Mélanie Laurent’s Respire Emphasizes the Dark Side of Female Friendship

There is perhaps no more complex relationship in existence than the one that is between two adolescent females. It is a time in one’s life of extreme confusion and susceptibility to influence. In actress Mélanie Laurent’s Respire, or Breathe as it is called in English, this fact is painfully and beautifully displayed by Charlie (Joséphine Japy), a seventeen-year-old who learns at first merely in theory what it means to let passion overtake you, only to forget all of her logic upon meeting Sarah (Lou de Laâge), an overly sophisticated new student with a background shrouded in alleged foreign travel, chiefly to Nigeria, where her mother is working for an NGO. So taken in with Sarah’s confidence and seemingly precocious ways that Charlie ignores all of her subtle flaws and casts aside her most loyal best friend, Victoire (Roxane Duran), to spend more time with, what appears to her, a force of nature.

As a lesson in Charlie’s class pertains to the perils of passion, her teacher asks, “Do you think passion is a means or obstacle to freedom? When you’re passionate, are you more free or less free?” One of Charlie’s fellow students and ex-boyfriend, Lucas (Louka Meliava), insists, “We don’t choose passion, we feel it. We feel those emotions against our will.” Charlie counters, “Nietzsche says it’s easier to renounce passion than control it. Meaning we become so preoccupied by it that we lose a kind of freedom.” Their teacher concludes, “Exactly, it’s the notion of excess. Passion is harmful when it becomes excessive, which is most of the time.”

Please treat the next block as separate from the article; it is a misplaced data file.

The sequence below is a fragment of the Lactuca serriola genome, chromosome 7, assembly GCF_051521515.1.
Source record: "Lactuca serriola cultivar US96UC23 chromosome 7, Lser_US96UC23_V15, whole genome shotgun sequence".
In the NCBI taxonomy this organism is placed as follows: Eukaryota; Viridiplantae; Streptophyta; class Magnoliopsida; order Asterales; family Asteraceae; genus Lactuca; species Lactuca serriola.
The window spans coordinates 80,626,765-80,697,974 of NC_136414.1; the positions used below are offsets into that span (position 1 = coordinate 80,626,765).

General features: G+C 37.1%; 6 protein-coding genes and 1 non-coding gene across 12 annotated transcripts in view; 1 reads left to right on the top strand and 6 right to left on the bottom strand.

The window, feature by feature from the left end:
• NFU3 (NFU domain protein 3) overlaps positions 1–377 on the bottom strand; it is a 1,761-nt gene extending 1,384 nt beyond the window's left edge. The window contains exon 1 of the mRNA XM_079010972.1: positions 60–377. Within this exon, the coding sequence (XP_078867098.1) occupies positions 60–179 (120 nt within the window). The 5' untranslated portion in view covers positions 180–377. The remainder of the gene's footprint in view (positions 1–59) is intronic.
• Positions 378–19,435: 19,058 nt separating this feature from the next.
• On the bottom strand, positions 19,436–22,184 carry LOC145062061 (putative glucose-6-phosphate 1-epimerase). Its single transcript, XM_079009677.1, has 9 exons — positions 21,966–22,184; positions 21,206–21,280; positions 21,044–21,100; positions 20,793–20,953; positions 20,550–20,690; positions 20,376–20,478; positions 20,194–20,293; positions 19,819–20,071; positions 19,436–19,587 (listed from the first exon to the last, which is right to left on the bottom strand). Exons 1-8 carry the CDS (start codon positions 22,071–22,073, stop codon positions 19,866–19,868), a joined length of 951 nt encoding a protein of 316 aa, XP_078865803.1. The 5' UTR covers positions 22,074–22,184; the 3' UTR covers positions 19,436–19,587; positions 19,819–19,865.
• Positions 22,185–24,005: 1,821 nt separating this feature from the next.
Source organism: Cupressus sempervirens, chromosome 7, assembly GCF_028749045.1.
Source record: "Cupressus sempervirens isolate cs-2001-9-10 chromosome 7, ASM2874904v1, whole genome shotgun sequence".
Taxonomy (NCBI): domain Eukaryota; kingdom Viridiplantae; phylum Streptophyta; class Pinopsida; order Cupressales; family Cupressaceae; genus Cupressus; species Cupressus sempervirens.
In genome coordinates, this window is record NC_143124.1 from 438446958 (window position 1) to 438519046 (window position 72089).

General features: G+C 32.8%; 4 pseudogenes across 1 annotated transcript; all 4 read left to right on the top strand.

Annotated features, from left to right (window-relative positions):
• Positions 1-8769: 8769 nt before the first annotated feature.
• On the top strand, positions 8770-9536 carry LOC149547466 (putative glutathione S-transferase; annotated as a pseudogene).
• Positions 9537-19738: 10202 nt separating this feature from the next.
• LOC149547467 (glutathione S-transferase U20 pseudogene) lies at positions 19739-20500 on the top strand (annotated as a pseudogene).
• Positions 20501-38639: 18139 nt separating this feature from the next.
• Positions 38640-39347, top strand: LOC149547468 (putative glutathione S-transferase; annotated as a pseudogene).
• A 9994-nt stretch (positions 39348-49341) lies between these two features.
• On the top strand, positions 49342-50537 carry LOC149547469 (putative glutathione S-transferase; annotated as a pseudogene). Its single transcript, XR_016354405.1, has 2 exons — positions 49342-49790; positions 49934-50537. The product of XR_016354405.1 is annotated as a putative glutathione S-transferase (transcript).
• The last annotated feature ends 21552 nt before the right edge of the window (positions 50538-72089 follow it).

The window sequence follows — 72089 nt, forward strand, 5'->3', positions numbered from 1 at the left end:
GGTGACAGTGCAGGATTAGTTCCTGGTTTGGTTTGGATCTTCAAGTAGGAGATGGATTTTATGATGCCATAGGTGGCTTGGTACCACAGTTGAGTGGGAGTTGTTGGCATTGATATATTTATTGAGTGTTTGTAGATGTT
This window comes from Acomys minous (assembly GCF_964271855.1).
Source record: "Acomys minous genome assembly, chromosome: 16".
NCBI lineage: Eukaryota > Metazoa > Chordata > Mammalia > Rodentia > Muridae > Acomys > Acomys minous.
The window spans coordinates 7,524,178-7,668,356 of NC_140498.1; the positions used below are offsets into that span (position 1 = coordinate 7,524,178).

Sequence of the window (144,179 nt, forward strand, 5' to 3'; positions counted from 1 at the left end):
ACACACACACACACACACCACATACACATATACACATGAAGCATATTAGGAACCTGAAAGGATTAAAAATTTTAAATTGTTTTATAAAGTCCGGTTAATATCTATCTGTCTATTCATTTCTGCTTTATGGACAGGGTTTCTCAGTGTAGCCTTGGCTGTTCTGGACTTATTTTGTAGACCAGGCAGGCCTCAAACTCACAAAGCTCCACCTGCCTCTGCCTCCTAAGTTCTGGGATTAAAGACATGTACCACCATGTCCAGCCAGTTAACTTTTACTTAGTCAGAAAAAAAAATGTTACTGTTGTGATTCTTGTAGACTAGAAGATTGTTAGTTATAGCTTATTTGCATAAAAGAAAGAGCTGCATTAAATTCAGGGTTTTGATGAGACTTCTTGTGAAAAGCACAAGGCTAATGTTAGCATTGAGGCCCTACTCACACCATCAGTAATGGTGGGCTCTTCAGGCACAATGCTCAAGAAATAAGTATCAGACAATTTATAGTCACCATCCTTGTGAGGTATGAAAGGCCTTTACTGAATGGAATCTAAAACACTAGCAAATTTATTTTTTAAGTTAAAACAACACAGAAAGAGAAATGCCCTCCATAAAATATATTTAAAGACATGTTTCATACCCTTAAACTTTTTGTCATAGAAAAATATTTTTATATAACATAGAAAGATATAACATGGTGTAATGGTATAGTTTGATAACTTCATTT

And yet, Charlie loses all abandon when it comes to Sarah, who talks her into bringing her on a weekend vacation for All Saints’ Day with her and her mother, Vanessa (Isabelle Carré), recently reeling from her physically violent husband and their separation. When Charlie introduces Sarah to the guy she has a crush on as a “classmate,” it completely disorients and angers Sarah, who, from this moment forward acts in an erratic manner toward Charlie, ultimately using everything she ever said in confidence–including her father’s abusive nature–against her in a smear campaign that turns most of the school against her. Charlie’s issues with asthma–an obvious allusion to the film’s title–intensify as her anxiety does, particularly during P.E., when she runs ahead of Sarah after she gets pushed by her and then ends up having an attack.

Charlie’s obsession with Sarah and figuring out why her emotions have ceased in their intensity manifests in her following Sarah home, where she discovers that she’s been lying the entire time–that the so-called “aunt” she’s been staying with is really, in fact, her alcoholic mother. Suddenly “understanding” why Sarah is the way she is, she uses her secret as a reason to justify her manipulative behavior, and even tells  Sarah what she knows at a New Year’s Eve party only to be threatened with death if she ever tells anyone about it.

The increasing gulf between Charlie and Sarah begins to affect her performance in school, and even her interactions with friends who still care about her, particularly Lucas. But Charlie’s more than semi-lesbianic obsession with Sarah has consumed her so fully that nothing else matters, just as Nietzsche warned her. Finally, the only logical conclusion occurs: during which Charlie makes the transition from fanatical love to extreme hate, delivering a denouement that makes one question where the line between being pushed to the edge and already brimming with insanity begins and ends–not to mention showcases the final grand reference to the name of the movie.